DaVinci Now Certified For Windows Vista

This month, DaVinci became Certified for Windows VistaTM. DaVinci is the first and only appraisal software product in the country to earn that designation. Only Certified for Windows Vista software and devices have undergone Microsoft compatibility tests for ease of use, better performance, and enhanced security on PCs running the Windows Vista operating system. In essence, Microsoft® creates the standards and tests, and we worked to ensure that DaVinci met them.

Obtaining the Certified for Windows Vista logo wasn't easy. It took months of dedicated effort. We've been quietly working toward this goal since the beginning of the DaVinci project over a year ago and it was an important priority for us. And although Microsoft no longer has certification programs for Windows XP, we felt that becoming Certified for Windows Vista ensures DaVinci runs the best it can on Windows XP as well. In fact, we believe the Vista certification is even more valuable than the older XP certification, since the Vista process requires that the program be submitted to third party labs for rigorous testing, whereas the XP process allowed companies to simply assert that they ran much less comprehensive tests on their own and that they passed. If a company fudged the truth, it was virtually impossible for Microsoft to catch them due to the scale and scope of the software industry. The Vista process therefore is a much better indicator of the truly independently assessed reliability of a piece of software. (pq)

Microsoft's rules and requirements for the certification are stringent, long and very detailed, and in order to become Certified for Windows Vista, our development labs had a dedicated team that focused on this effort. The certification requirements from Microsoft are broken down into four general areas: Security, Compatibility, Installation and Reliability. Under each general area, there's a long list of required coding standards and tests that must be met. After our team finished coding to each of the requirements, we began running a battery of tests supplied by Microsoft to determine if we met the standards. It usually takes two days to run through the tests. After each testing session, we'd evaluate portions of the code that did not meet the required standard. Then our developers would make changes and we'd repeat the process. It took many iterations until we felt comfortable we'd finally met the requirements.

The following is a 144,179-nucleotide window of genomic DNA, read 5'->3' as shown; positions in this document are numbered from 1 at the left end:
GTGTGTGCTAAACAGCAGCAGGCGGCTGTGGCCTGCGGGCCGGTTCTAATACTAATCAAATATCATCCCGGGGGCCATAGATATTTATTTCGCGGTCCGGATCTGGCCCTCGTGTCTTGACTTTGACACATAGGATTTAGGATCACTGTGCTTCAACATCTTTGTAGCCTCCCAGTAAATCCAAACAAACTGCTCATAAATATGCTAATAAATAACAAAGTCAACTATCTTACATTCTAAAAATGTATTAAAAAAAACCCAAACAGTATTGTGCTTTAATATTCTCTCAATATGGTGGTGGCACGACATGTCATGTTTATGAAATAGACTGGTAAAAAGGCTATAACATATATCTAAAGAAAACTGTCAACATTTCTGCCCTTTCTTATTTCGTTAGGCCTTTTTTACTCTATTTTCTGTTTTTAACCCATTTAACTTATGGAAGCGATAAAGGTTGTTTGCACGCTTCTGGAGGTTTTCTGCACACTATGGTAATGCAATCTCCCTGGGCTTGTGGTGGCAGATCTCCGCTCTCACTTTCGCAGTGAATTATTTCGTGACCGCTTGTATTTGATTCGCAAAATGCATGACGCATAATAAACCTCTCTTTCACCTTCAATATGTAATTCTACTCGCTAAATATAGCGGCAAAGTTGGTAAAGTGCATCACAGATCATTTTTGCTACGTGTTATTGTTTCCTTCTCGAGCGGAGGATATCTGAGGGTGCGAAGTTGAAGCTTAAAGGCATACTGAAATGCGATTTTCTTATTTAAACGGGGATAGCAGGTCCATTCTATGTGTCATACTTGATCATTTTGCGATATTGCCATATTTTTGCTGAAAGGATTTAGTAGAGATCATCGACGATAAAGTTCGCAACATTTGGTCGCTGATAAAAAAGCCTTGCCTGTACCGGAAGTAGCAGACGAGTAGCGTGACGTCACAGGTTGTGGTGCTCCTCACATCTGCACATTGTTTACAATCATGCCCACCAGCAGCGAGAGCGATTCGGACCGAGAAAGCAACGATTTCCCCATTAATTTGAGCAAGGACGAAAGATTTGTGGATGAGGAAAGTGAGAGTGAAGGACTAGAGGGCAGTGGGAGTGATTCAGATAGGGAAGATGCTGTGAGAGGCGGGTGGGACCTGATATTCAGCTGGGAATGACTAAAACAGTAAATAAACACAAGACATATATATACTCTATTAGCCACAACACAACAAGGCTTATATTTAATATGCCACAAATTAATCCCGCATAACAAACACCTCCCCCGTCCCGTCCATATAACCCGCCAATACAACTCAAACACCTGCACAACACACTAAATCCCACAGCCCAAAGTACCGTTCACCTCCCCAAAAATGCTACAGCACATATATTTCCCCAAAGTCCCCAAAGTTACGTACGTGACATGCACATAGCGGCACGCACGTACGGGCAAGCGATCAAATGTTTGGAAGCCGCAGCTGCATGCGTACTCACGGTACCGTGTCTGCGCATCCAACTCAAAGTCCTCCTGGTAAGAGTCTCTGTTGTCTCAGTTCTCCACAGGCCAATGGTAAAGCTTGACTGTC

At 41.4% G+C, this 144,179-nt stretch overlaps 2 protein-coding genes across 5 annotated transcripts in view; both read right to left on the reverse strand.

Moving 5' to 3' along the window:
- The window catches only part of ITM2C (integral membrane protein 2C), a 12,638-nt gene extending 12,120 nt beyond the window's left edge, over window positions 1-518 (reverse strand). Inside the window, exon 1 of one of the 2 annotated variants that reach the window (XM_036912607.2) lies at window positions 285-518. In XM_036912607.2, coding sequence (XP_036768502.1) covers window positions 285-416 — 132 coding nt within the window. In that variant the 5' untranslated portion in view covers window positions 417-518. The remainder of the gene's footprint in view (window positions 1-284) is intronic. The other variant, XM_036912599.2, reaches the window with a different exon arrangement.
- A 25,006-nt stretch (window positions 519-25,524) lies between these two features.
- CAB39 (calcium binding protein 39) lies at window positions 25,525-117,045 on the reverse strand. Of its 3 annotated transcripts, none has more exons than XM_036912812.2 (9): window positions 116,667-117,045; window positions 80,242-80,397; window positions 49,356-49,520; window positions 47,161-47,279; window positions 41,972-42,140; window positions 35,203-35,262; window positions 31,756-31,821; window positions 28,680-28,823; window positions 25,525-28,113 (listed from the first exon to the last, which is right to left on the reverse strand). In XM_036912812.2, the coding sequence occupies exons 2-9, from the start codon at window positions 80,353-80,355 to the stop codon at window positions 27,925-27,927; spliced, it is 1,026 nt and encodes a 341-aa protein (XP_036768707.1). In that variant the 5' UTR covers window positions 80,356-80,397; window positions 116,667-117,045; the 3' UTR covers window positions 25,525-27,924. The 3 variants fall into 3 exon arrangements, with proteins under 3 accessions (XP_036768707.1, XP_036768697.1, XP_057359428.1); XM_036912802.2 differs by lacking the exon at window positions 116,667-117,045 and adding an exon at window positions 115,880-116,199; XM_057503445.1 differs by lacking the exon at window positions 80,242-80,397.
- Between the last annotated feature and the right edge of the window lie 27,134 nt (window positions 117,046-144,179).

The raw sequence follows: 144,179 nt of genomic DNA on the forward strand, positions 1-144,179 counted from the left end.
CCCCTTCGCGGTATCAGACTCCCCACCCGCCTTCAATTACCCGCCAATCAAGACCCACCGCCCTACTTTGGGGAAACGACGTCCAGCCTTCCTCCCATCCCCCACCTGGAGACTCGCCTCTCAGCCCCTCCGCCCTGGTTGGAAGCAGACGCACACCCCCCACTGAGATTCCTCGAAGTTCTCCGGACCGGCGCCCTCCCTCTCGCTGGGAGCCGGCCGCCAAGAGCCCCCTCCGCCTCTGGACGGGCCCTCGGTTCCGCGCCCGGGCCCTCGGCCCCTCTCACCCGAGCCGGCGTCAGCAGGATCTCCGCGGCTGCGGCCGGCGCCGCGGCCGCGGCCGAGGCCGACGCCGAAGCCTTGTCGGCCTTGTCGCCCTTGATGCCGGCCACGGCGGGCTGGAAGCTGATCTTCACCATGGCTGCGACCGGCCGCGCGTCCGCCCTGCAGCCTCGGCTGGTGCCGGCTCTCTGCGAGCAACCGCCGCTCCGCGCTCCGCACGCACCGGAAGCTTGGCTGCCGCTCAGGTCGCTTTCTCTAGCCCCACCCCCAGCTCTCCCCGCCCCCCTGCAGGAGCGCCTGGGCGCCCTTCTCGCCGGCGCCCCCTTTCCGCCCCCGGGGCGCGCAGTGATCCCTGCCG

Once we were at that point, we then sent DaVinci to an independent third party lab for another round of testing. That lab took three weeks and went through the product in fine detail, once again running a set of very stringent tests. We know they threw everything they could think of at DaVinci, including test programs that intentionally try to force DaVinci to crash, lock up or error out. When the independent lab reported that we'd met the standards, Microsoft finally gave us the certification.

Other software vendors out there claim to be ready to run on Windows Vista. Some, like Bradford Technologies, have even created their own bastardized Vista logo, seemingly implying that they've earned some sort of Windows Vista certification, even though they also state that you have to turn off Vista's core security controls to make their program run - a clear indicator that it isn't indeed Vista compatible.

So, we want to be very clear: DaVinci is the only appraisal software product in America that is actually, legitimately tested and Certified for Windows Vista. Unless you see the official Certified for Windows Vista logo that we've earned the right to use, the software you're looking at is not in fact certified.

It was a lot of work for us to earn the certification, but we think it was worth it. And we'll make sure that future products like Armstrong become Certified for Windows Vista as well. In fact, we're already testing components in Armstrong against the Certified for Windows Vista standard. It gives you the assurance that the program will run the best it can and takes advantage of everything the operating system can supply.

To learn more about DaVinci, click here.

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Windows Vista and the Windows logo are trademarks of the Microsoft group of companies.